Despite the somber mood of the afternoon, an emotional Auriemma still managed to bring his trademark wit to the speech.
“When I watched the highlights of her playing, on about the third or fourth time she touched the ball, Gianna passed it when she was open,” Auriemma said. “I thought, ‘She’s not listening to her father.’”
Apparently Auriemma wasn’t the only one Kobe sought out for coaching advice.
“I’m sure I’m not the only one who received the text from Kobe asking what drills you are doing when they were 13,” Taurasi said.
Taurasi spoke as well, coming with the perspective of not just arguably the most recognizable women’s basketball player in the world, but also as a kid who grew up idolizing Bryant.
“In 1996, I was a lanky awkward freshman in high school, obsessively shooting night after night in my driveway,” she said. “On the nights the Lakers played, I wouldn’t miss a second of the game. Every timeout, every commercial, I’d run to the front yard to imitate my favorite Laker, Kobe.”
But even after Taurasi made it in the WNBA, she didn’t stop emulating her childhood hero.
“Every single workout, I end the same way with the Kobe game-winner,” she said. “Three hard dribbles going right. Left foot plant pivot. Swing right leg through, elevate square up. Follow through. Five in a row and I got to go home. It’s that exact same shot that won us the championship in Phoenix in 2014.”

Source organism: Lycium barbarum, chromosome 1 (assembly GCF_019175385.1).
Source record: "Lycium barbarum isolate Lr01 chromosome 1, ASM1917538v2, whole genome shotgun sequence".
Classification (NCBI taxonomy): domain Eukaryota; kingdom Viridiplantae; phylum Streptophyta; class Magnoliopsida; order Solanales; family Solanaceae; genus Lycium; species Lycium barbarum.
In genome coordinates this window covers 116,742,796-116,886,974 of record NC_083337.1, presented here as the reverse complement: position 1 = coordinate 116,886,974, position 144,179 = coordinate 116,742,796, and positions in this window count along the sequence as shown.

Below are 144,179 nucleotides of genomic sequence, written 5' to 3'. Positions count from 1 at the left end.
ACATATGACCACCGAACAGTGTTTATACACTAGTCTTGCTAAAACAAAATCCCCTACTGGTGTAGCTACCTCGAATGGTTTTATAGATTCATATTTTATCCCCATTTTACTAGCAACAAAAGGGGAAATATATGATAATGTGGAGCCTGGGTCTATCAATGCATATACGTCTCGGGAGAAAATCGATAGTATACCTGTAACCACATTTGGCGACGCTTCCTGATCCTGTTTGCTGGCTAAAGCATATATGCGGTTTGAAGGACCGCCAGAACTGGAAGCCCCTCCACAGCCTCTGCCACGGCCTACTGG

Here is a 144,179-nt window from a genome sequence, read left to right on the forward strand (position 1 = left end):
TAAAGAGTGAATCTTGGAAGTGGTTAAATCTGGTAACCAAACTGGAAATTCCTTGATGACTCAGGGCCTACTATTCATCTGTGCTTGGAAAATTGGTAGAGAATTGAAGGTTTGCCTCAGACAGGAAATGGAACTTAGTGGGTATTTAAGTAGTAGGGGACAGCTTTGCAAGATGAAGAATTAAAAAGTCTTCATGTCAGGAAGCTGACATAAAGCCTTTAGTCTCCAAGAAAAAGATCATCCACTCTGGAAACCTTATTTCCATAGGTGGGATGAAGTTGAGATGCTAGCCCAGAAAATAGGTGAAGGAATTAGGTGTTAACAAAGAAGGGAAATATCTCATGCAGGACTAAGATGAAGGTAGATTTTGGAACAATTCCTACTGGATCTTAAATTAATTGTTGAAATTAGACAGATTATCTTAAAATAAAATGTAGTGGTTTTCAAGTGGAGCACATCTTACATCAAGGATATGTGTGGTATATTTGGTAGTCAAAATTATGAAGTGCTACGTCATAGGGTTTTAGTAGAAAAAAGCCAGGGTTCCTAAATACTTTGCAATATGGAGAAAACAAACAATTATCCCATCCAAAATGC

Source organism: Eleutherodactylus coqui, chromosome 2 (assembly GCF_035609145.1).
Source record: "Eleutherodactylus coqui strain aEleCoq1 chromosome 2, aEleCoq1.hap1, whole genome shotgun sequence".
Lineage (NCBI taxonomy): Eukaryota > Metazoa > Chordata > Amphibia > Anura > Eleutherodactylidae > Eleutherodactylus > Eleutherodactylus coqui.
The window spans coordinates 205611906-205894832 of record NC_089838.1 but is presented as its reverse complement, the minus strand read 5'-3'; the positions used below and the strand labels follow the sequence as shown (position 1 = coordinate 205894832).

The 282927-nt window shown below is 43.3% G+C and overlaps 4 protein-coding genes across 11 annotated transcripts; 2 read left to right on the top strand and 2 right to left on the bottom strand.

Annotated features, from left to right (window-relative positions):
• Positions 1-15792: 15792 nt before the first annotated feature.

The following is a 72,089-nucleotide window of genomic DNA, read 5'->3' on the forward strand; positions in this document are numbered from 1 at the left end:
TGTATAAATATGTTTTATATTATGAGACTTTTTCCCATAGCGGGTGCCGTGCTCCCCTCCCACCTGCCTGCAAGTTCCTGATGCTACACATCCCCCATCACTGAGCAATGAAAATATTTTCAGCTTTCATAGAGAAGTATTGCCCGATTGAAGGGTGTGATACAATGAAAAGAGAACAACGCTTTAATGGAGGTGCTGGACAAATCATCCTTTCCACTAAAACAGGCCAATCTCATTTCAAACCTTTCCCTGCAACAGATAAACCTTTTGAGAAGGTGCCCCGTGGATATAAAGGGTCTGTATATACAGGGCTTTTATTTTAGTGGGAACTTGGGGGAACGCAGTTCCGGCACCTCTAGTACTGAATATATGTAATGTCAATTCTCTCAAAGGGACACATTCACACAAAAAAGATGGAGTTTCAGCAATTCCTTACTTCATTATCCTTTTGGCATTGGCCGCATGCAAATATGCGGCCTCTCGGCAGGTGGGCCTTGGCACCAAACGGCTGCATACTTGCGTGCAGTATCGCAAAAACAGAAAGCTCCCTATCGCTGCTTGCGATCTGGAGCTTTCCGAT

Taurasi spoke about Kobe’s passion and hard work, which inspired a generation of basketball players — including his own daughter. Though Gigi still had her prime way ahead of her, Taurasi felt that the 13-year old was in the greatest part of her basketball career.
“Her skill was undeniable at an early age. I mean, who has a turnaround fadeaway jumper at 11? LeBron barely got it today,” Taurasi said. “Gigi was in the midst of the best times as a basketball player’s career. No responsibilities, no expectations. Just basketball with your best friends.”
To some, Gigi was seen as the future of women’s basketball, expected to be UConn’s next superstar. That dream was tragically cut short. However, Taurasi made a pact to keep her spirit alive.
“As a daughter, a sister, wife and a mother, we embrace Vanessa, Natalia, Bianka and Capri,” Taurasi said. “We promise to carry Gigi’s legacy.”